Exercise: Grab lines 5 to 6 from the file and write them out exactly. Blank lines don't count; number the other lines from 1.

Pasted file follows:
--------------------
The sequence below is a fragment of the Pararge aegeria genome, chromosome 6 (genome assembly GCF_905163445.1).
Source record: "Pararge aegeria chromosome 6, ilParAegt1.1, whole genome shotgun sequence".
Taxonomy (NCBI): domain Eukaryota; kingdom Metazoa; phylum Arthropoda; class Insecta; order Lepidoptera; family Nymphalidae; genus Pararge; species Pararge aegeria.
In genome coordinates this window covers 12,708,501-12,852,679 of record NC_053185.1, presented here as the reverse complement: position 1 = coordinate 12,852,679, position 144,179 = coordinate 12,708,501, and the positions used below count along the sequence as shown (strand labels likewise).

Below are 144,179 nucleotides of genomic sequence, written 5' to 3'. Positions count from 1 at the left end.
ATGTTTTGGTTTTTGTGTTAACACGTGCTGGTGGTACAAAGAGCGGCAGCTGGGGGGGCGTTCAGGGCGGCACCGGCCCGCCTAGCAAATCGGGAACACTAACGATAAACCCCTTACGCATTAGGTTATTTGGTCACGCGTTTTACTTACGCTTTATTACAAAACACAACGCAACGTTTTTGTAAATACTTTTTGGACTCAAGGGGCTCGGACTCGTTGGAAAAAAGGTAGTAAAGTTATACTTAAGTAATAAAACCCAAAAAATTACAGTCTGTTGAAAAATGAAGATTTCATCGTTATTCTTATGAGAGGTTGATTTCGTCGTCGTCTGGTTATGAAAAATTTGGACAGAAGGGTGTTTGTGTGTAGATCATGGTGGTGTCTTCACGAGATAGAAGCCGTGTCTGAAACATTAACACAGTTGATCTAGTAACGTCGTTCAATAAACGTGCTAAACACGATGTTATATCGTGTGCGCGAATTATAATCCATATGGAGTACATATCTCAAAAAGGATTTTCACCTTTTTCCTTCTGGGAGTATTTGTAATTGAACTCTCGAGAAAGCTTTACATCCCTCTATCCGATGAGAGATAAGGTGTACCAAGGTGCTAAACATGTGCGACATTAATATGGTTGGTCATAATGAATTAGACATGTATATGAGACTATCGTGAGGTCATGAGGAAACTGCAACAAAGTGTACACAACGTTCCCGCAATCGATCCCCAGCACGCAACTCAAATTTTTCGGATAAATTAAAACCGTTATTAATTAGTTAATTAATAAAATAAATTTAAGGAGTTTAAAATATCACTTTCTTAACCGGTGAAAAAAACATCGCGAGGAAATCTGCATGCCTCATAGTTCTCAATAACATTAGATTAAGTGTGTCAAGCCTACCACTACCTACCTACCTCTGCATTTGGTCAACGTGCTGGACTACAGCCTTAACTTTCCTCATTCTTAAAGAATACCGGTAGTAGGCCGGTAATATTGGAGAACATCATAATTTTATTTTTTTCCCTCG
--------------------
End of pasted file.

Below are 144,179 nucleotides of genomic sequence, written 5' to 3'. Positions count from 1 at the left end.
ATGTTTTGGTTTTTGTGTTAACACGTGCTGGTGGTACAAAGAGCGGCAGCTGGGGGGGCGTTCAGGGCGGCACCGGCCCGCCTAGCAAATCGGGAACACTAACGATAAACCCCTTACGCATTAGGTTATTTGGTCACGCGTTTTACTTACGCTTTATTACAAAACACAACGCAACGTTTTTGTAAATACTTTTTGGACTCAAGGGGCTCGGACTCGTTGGAAAAAAGGTAGTAAAGTTATACTTAAGTAATAAAACCCAAAAAATTACAGTCTGTTGAAAAATGAAGATTTCATCGTTATTCTTATGAGAGGTTGATTTCGTCGTCGTCTGGTTATGAAAAATTTGGACAGAAGGGTGTTTGTGTGTAGATCATGGTGGTGTCTTCACGAGATAGAAGCCGTGTCTGAAACATTAACACAGTTGATCTAGTAACGTCGTTCAATAAACGTGCTAAACACGATGTTATATCGTGTGCGCGAATTATAATCCATATGGAGTACATATCTCAAAAAGGATTTTCACCTTTTTCCTTCTGGGAGTATTTGTAATTGAACTCTCGAGAAAGCTTTACATCCCTCTATCCGATGAGAGATAAGGTGTACCAAGGTGCTAAACATGTGCGACATTAATATGGTTGGTCATAATGAATTAGACATGTATATGAGACTATCGTGAGGTCATGAGGAAACTGCAACAAAGTGTACACAACGTTCCCGCAATCGATCCCCAGCACGCAACTCAAATTTTTCGGATAAATTAAAACCGTTATTAATTAGTTAATTAATAAAATAAATTTAAGGAGTTTAAAATATCACTTTCTTAACCGGTGAAAAAAACATCGCGAGGAAATCTGCATGCCTCATAGTTCTCAATAACATTAGATTAAGTGTGTCAAGCCTACCACTACCTACCTACCTCTGCATTTGGTCAACGTGCTGGACTACAGCCTTAACTTTCCTCATTCTTAAAGAATACCGGTAGTAGGCCGGTAATATTGGAGAACATCATAATTTTATTTTTTTCCCTCG